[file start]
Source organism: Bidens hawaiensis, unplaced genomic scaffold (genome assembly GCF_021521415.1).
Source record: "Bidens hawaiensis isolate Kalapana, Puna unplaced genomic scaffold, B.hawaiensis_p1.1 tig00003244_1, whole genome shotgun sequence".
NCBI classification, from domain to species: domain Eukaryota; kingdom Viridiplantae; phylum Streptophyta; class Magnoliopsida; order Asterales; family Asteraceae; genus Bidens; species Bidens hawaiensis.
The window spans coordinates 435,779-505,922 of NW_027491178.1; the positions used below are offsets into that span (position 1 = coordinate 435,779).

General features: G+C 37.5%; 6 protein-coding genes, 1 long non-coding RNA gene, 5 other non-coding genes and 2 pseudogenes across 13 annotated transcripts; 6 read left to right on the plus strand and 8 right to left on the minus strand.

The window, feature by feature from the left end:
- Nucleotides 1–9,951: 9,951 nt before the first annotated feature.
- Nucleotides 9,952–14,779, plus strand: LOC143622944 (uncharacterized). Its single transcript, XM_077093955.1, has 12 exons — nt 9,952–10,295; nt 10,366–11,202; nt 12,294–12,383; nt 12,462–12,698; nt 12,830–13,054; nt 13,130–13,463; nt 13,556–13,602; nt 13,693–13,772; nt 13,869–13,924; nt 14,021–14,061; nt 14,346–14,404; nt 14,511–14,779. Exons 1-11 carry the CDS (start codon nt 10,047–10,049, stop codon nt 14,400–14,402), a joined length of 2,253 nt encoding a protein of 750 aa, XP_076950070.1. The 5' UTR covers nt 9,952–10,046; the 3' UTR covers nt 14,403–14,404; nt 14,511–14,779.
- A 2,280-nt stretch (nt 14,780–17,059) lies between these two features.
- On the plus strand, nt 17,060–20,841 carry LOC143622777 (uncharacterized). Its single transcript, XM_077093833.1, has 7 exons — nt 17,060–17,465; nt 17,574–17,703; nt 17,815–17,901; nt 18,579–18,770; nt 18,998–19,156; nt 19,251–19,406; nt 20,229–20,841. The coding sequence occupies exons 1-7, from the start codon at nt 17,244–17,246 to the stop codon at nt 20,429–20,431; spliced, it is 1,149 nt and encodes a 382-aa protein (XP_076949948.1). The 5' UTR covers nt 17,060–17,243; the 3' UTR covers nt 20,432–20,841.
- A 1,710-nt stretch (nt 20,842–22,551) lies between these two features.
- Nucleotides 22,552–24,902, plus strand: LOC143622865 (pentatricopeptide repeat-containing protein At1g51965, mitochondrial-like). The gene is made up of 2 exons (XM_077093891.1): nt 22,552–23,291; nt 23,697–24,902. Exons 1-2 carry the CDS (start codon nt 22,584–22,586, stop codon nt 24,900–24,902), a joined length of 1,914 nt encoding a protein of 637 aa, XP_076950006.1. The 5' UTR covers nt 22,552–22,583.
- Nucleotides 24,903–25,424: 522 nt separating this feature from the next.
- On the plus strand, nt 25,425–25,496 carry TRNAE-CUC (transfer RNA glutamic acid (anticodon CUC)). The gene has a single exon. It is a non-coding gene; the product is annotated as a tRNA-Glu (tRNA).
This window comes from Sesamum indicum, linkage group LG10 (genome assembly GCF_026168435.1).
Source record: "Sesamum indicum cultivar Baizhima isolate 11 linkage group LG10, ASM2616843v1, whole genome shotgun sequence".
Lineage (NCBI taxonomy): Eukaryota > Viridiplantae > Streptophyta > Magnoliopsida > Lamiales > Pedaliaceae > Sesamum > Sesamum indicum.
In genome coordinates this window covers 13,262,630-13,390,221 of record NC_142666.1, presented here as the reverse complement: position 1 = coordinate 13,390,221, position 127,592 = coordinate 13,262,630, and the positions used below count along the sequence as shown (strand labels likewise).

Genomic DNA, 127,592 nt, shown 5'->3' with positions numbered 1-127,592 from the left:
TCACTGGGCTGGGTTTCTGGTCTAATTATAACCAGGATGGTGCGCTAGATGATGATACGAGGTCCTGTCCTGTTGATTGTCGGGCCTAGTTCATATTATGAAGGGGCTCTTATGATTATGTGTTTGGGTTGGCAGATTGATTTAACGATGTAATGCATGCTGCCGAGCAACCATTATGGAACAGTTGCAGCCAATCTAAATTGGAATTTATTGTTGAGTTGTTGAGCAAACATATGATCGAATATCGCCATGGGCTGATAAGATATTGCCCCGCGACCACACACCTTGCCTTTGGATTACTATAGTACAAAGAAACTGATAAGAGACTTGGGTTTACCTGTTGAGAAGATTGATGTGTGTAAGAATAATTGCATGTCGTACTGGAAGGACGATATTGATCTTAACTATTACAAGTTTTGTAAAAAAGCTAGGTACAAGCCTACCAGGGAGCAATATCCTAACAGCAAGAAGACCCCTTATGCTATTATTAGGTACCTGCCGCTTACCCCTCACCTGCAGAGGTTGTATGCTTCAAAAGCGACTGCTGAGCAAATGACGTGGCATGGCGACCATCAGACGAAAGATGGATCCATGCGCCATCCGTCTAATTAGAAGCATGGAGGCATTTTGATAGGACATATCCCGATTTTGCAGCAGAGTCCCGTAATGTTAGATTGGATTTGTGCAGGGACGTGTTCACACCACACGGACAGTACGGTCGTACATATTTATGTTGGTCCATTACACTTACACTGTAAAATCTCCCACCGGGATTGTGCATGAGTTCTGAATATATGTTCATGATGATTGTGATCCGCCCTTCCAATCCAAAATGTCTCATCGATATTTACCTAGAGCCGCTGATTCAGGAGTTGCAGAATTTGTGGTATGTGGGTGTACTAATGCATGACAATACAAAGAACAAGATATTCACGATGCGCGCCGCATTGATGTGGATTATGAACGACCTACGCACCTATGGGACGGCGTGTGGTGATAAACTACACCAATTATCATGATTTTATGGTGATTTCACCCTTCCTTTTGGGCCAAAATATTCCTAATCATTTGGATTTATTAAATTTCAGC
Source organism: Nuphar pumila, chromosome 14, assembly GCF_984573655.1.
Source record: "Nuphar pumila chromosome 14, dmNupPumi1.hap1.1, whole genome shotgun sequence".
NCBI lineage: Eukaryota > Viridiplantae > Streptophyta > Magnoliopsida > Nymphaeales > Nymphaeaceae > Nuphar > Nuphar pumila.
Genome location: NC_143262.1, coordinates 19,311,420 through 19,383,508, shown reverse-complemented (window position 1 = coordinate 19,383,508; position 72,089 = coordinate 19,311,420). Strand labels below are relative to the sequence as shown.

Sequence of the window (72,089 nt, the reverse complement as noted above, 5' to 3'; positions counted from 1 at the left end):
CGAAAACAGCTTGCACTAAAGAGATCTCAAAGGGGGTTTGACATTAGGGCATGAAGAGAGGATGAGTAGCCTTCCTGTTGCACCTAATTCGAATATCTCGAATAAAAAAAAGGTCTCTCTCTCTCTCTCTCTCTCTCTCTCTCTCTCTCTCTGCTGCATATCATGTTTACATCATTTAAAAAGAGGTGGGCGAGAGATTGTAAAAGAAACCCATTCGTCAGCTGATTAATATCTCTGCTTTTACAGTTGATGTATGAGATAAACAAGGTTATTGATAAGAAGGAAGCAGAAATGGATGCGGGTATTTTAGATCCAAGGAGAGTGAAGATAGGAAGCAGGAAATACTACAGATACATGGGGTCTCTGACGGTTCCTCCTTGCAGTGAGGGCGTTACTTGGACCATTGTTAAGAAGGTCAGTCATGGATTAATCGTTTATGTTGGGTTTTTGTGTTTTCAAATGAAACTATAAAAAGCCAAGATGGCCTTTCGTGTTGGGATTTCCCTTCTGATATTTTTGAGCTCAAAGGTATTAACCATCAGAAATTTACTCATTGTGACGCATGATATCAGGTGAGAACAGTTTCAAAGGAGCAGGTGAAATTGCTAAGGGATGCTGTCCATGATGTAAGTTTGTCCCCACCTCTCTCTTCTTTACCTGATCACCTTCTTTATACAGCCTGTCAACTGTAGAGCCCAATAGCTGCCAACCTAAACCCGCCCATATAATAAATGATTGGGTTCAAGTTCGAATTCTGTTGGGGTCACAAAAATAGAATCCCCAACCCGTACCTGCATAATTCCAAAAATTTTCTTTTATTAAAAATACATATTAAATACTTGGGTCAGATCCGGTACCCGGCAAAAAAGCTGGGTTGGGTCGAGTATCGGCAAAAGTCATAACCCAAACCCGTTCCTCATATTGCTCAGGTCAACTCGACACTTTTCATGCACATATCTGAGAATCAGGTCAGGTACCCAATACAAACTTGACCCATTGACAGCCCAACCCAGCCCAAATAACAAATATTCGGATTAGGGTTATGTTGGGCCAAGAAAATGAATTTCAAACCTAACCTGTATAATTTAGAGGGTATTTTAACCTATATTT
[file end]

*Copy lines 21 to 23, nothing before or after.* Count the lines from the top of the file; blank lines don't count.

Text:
Source organism: Nuphar pumila, chromosome 14, assembly GCF_984573655.1.
Source record: "Nuphar pumila chromosome 14, dmNupPumi1.hap1.1, whole genome shotgun sequence".
NCBI lineage: Eukaryota > Viridiplantae > Streptophyta > Magnoliopsida > Nymphaeales > Nymphaeaceae > Nuphar > Nuphar pumila.